It’s 5pm in the Gunners and the low hum of chatter is already rumbling away. It’s quiet now as the rain hits the concrete behind the glass, but give it a few hours and you won’t be able to go into this famous old pub for Arsenal shirts, songs and stories.
For the time being, the early starters are chewing the fat.
How could Mikel Arteta do that to Aaron Ramsdale? Our hearts certainly don’t skip a beat when David Raya touches the ball. Arsenal need to sign Ivan Toney in January, we can’t rely on Eddie Nketiah to take charge. What can Kai Havertz do that Emile Smith-Rowe can’t? What position does Havertz play in? We knew exactly what we were getting when we signed Declan Rice. If Bukayo Saka had an injury, why didn’t Arteta rest him at the end of last season after the Premier League was over?
Hot shots fly back and forth, but all with a hint of excitement. Nothing can dampen the mood on a night like this, not even the relentless downpours that accompany the Arsenal fans on their tempestuous pilgrimage to the Emirates Stadium. They have waited a long time for such an evening.
Six seasons even. Six seasons since Arsenal’s last foray into the Champions League. Six seasons since an uninterrupted run of almost twenty years in Europe’s elite competition.
Bukayo Saka scored Arsenal’s first goal as the club returned to the Champions League in style
The Gunners recorded a 4-0 victory over PSV in their opening match in Group B
Arsenal supporters had traveled to the group match in the Emirates in anticipation
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“It was hard,” said lifelong supporter Valentine Sokoli. “But you don’t have a God-given right to play in the league every year. It’s for the best. It’s great to be back, it feels good. I can’t wait to feel that atmosphere again, to hear the national anthem. It just feels good. It’s where we belong.’
Sokoli is now 40. He has supported Arsenal since he was six, when he first saw them play Liverpool at Anfield on his family’s black-and-white television in Albania in 1989. When he was 14, he left his family to fly to England to watch Arsenal play Newcastle at Highbury in 1998. He was addicted. He has been in this country ever since.
“If you had offered me a million pounds or the feeling I had that day, I would tell you to keep your money,” he says.
His 12-year-old son Leo is having none of it. ‘Not really! It’s a MILLION pounds! You can buy as many Arsenal tickets as you want!’
He couldn’t have seen the price of Arsenal tickets these days.
It’s an exaggeration of course, but you understand the feeling on nights like this, in places like this.
The Gunners is just a few minutes’ walk from old Highbury. Arsenal shirts of yesteryear hang on the walls, others surround the base of the bar and display the names of club legends in numerical order. Rocastle 7, Ljundberg 8, Eduardo 9, Merson 10, George 11.
The clients have seen it all and, surrounded by their peers, they share the memories again. The years of Arsène Wenger, the years of George Graham – “who is that?” asks twelve-year-old Leo.
Arsenal fans were eagerly awaiting the match after a six-year absence from the Champions League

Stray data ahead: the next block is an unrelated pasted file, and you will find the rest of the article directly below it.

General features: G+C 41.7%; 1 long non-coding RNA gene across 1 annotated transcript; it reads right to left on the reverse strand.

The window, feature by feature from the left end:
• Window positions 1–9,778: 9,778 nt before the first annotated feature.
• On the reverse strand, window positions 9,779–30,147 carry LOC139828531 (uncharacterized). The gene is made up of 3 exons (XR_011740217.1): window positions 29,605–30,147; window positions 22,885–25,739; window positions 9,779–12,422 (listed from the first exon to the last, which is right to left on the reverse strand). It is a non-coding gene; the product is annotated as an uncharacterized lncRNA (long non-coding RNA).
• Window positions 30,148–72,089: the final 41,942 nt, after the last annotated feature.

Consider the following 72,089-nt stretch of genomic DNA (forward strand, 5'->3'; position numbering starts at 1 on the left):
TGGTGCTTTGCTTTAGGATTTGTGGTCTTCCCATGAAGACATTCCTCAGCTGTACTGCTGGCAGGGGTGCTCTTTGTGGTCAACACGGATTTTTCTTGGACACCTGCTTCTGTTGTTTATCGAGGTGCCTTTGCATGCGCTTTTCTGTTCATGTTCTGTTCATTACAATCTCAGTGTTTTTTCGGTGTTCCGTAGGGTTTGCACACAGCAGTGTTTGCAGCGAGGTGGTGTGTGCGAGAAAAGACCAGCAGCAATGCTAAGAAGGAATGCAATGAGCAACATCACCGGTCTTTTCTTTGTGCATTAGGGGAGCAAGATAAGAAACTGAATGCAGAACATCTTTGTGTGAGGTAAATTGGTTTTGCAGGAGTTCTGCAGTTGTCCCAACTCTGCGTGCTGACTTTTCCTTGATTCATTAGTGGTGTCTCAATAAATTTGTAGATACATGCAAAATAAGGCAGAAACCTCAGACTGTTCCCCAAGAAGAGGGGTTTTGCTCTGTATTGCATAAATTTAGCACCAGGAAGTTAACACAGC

The club is reaping the benefits of the long-term plan led by Mikel Arteta
The result gave Arsenal the perfect return to Europe’s elite club competition in the Emirates
And they come from all over to see it. A man in an Emile Smith-Rowe shirt flew from Sweden to the match. Martin Lynch lives in Nottingham, has supported Arsenal all his life, but has never been able to see them play – until last night.
“I’m buzzing,” he says. “I can’t wait to see the stadium, I can’t wait to walk in, the lights, the flags. I can not wait.’
A man mingles with the growing crowd selling pin badges, two for £6. A man squeezes over to the table next to him and says he used to play football but is now a heart surgeon. “Arsenal fans have needed it over the years,” he says.
They needed it at the end of Wenger’s reign. They needed it under Unai Emery as the club squandered its chance to return to the Champions League by dropping out of the top four and then embarrassing themselves in the Europa League final against Chelsea.
They needed it when they saw Tottenham reach the final of the Champions League. They also needed it in Arteta’s early days, as they trusted the process and were knocked out of Europe by Emery himself.
Finally they enjoy the ride. It has taken time under Arteta, but now we are reaping the rewards of patience and a plan. And now, after six years of absence, they are back.
The buzz surrounds the sea of fans lining Arsenal station, past the police horses, civilian vans and program stands. It follows them through the turnstiles and follows them to their seats.
This week there was Champions League music in the Arsenal gym. The players have prepared themselves. Tony Britton’s score was played over the PA system at the Emirates before the players came out, as if they couldn’t wait any longer.
They played it with the players also running out the second half, and again at full time. The fans have been yearning to hear it from within these walls for six seasons.
When they did, the roar that followed told you that the wait, however painful, was worth it.